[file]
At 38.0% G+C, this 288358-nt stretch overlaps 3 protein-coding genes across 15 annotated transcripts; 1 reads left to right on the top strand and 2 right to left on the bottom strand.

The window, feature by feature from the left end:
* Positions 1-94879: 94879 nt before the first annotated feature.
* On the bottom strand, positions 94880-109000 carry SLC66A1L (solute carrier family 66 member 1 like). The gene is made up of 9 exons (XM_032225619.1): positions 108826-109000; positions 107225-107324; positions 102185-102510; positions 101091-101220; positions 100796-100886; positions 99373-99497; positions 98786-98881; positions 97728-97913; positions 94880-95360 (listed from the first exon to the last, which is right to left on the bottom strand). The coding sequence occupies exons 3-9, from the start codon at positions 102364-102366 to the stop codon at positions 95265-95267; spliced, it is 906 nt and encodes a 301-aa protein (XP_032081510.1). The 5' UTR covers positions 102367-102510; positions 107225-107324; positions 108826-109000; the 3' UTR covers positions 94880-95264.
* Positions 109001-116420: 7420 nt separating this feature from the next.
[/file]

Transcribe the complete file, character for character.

At 38.0% G+C, this 288358-nt stretch overlaps 3 protein-coding genes across 15 annotated transcripts; 1 reads left to right on the top strand and 2 right to left on the bottom strand.

The window, feature by feature from the left end:
* Positions 1-94879: 94879 nt before the first annotated feature.
* On the bottom strand, positions 94880-109000 carry SLC66A1L (solute carrier family 66 member 1 like). The gene is made up of 9 exons (XM_032225619.1): positions 108826-109000; positions 107225-107324; positions 102185-102510; positions 101091-101220; positions 100796-100886; positions 99373-99497; positions 98786-98881; positions 97728-97913; positions 94880-95360 (listed from the first exon to the last, which is right to left on the bottom strand). The coding sequence occupies exons 3-9, from the start codon at positions 102364-102366 to the stop codon at positions 95265-95267; spliced, it is 906 nt and encodes a 301-aa protein (XP_032081510.1). The 5' UTR covers positions 102367-102510; positions 107225-107324; positions 108826-109000; the 3' UTR covers positions 94880-95264.
* Positions 109001-116420: 7420 nt separating this feature from the next.